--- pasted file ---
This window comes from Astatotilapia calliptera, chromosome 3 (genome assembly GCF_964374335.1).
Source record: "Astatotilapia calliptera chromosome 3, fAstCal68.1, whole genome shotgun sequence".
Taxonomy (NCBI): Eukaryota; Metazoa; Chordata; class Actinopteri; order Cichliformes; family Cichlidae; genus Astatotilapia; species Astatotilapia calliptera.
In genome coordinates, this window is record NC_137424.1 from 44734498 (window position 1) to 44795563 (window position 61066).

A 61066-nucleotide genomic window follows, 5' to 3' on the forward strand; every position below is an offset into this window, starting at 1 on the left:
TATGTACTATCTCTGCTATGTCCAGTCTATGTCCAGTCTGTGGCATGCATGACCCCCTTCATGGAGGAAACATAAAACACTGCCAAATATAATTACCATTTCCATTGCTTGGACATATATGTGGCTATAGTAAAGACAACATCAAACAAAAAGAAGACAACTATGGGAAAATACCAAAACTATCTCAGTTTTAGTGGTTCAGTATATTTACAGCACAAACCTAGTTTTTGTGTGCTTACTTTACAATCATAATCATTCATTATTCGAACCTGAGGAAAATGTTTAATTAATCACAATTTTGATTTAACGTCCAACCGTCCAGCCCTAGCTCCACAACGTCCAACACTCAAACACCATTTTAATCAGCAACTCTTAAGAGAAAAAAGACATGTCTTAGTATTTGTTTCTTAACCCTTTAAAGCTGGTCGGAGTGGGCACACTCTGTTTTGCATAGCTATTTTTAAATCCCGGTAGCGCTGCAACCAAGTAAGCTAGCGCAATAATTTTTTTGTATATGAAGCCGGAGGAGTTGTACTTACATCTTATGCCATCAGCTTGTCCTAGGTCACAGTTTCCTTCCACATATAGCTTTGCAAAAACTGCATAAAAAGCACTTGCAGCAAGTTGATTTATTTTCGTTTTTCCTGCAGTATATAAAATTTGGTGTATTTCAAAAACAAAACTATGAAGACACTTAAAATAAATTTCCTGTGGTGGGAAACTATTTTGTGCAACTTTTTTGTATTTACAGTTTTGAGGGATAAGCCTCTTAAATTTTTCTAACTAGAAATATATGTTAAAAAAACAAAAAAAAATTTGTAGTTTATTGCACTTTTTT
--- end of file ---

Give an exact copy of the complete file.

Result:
This window comes from Astatotilapia calliptera, chromosome 3 (genome assembly GCF_964374335.1).
Source record: "Astatotilapia calliptera chromosome 3, fAstCal68.1, whole genome shotgun sequence".
Taxonomy (NCBI): Eukaryota; Metazoa; Chordata; class Actinopteri; order Cichliformes; family Cichlidae; genus Astatotilapia; species Astatotilapia calliptera.
In genome coordinates, this window is record NC_137424.1 from 44734498 (window position 1) to 44795563 (window position 61066).

A 61066-nucleotide genomic window follows, 5' to 3' on the forward strand; every position below is an offset into this window, starting at 1 on the left:
TATGTACTATCTCTGCTATGTCCAGTCTATGTCCAGTCTGTGGCATGCATGACCCCCTTCATGGAGGAAACATAAAACACTGCCAAATATAATTACCATTTCCATTGCTTGGACATATATGTGGCTATAGTAAAGACAACATCAAACAAAAAGAAGACAACTATGGGAAAATACCAAAACTATCTCAGTTTTAGTGGTTCAGTATATTTACAGCACAAACCTAGTTTTTGTGTGCTTACTTTACAATCATAATCATTCATTATTCGAACCTGAGGAAAATGTTTAATTAATCACAATTTTGATTTAACGTCCAACCGTCCAGCCCTAGCTCCACAACGTCCAACACTCAAACACCATTTTAATCAGCAACTCTTAAGAGAAAAAAGACATGTCTTAGTATTTGTTTCTTAACCCTTTAAAGCTGGTCGGAGTGGGCACACTCTGTTTTGCATAGCTATTTTTAAATCCCGGTAGCGCTGCAACCAAGTAAGCTAGCGCAATAATTTTTTTGTATATGAAGCCGGAGGAGTTGTACTTACATCTTATGCCATCAGCTTGTCCTAGGTCACAGTTTCCTTCCACATATAGCTTTGCAAAAACTGCATAAAAAGCACTTGCAGCAAGTTGATTTATTTTCGTTTTTCCTGCAGTATATAAAATTTGGTGTATTTCAAAAACAAAACTATGAAGACACTTAAAATAAATTTCCTGTGGTGGGAAACTATTTTGTGCAACTTTTTTGTATTTACAGTTTTGAGGGATAAGCCTCTTAAATTTTTCTAACTAGAAATATATGTTAAAAAAACAAAAAAAAATTTGTAGTTTATTGCACTTTTTT